But the other part is there, too. In New York, as in other places, on very narrow grounds, slaves created their own lives in very difficult circumstances. They created families, churches and schools, a new language, music, religion and the like. It is much the same kind of story you find with slavery elsewhere, in Maryland and South Carolina, Alabama and Mississippi. It's the same, but it's different because the circumstances were different, the slaveholders were different, the slaves were different and the geography was different.
How was it different?
Some of the slaves had much more freedom because they were "living out." The houses of white New Yorkers were so small, slaveholders first began stuffing folks away in the attic and basement, and then found it easier to give the slave a little money and let him find a place to live. Slaves were happy to take the offer, which gave them much more freedom of movement, a greater chance of getting together for whatever purposes: religious, recreational, educational, conspiratorial.
Slavery takes on the characteristics of its environment. It is different in different places. It is different in New York than it is out in Brooklyn. Different in Queens than it is on Long Island. Urban slavery is a very different kind of institution. In cities, you need a different system of social control that does, in fact, give blacks a bit more elbow room than they have on the plantations.
Why did slavery hang on longer in the South than it did in the North?
It was much more profitable in the South. Plantation agriculture made much more use of slave labor, but with the kind of agriculture that developed in the North, grain agriculture, you had to find other uses for slaves once you were out of the periods of heaviest use, planting and harvest. It made it a much more complicated system.
By the time of the American Revolution, there was a commitment to a different kind of labor system - wage labor - and there was a competition between that and slave labor. Northerners were finding that the system of wage labor, which often could be extremely exploitative, was much more profitable than slave labor. Then, the Revolutionary ideas of equality began pushing on slavery, and there were the objections of black people themselves.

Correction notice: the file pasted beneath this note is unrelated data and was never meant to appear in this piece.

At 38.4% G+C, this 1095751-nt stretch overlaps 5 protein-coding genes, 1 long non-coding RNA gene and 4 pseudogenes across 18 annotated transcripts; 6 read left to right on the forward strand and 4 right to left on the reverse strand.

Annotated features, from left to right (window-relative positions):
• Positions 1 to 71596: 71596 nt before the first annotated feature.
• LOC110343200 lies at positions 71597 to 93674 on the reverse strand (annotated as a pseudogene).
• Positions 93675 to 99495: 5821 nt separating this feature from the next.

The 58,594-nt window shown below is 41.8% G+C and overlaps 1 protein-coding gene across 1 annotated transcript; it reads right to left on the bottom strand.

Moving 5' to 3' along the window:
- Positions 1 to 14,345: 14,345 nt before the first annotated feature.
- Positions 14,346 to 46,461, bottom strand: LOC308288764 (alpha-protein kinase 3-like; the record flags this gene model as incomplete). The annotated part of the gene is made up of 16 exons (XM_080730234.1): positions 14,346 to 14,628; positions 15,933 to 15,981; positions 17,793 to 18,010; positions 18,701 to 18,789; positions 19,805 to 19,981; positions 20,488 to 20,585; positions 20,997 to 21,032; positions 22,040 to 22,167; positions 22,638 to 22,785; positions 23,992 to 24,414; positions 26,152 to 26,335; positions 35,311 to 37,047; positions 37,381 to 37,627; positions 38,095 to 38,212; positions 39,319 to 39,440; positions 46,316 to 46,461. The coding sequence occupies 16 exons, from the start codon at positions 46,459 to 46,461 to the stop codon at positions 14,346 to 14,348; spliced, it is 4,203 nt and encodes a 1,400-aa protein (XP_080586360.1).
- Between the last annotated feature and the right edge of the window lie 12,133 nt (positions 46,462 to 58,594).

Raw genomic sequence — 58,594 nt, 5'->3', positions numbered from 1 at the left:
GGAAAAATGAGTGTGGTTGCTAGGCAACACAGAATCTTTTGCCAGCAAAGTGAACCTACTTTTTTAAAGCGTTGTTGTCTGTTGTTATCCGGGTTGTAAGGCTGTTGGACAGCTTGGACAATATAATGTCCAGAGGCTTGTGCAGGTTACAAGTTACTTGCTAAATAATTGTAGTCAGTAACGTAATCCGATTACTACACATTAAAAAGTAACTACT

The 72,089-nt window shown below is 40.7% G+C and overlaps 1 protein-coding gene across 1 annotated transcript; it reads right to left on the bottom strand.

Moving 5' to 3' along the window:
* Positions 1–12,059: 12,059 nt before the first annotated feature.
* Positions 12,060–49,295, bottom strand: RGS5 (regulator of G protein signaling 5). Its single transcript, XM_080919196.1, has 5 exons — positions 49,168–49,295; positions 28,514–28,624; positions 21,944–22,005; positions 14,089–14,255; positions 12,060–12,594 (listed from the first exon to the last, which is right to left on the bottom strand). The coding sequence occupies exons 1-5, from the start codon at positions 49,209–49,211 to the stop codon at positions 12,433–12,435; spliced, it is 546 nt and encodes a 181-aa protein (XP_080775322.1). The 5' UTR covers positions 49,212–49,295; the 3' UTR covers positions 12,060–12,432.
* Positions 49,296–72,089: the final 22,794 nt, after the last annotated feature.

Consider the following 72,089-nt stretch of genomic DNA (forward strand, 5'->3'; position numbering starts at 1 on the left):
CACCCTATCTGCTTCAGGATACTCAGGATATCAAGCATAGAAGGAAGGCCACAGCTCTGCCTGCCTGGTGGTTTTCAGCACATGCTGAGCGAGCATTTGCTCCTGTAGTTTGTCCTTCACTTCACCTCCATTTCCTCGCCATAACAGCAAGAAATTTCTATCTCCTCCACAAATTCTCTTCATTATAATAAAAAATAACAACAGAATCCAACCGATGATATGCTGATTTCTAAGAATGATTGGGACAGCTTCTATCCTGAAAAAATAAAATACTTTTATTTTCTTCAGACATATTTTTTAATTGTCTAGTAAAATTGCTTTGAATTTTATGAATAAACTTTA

One of the things that happens in the 1790s, in the years prior to emancipation, was a series of fires in New York, which, like all cities in those days, was full of wooden buildings, which made fires a very fearsome occurrence. The source of those fires was never definitively figured out, but I think everybody believed they were set by slaves. That's one of the things that frightened white New Yorkers enough to surrender their commitment to slavery, though they did it reluctantly and very slowly.
Why did you make slavery the central focus of your academic research?
When I was in graduate school in the 1960s, for many people involved in the issues of those days, the civil rights movement, there was always a desire to make your work consonant with your politics. I guess that's where my own interest first came from. Probably we all thought that once we've figured this all out, this business of race, once we've learned something about slavery and its origins, its connection to race, well, we could all go home early that night. The problem would be solved. We were extremely naive.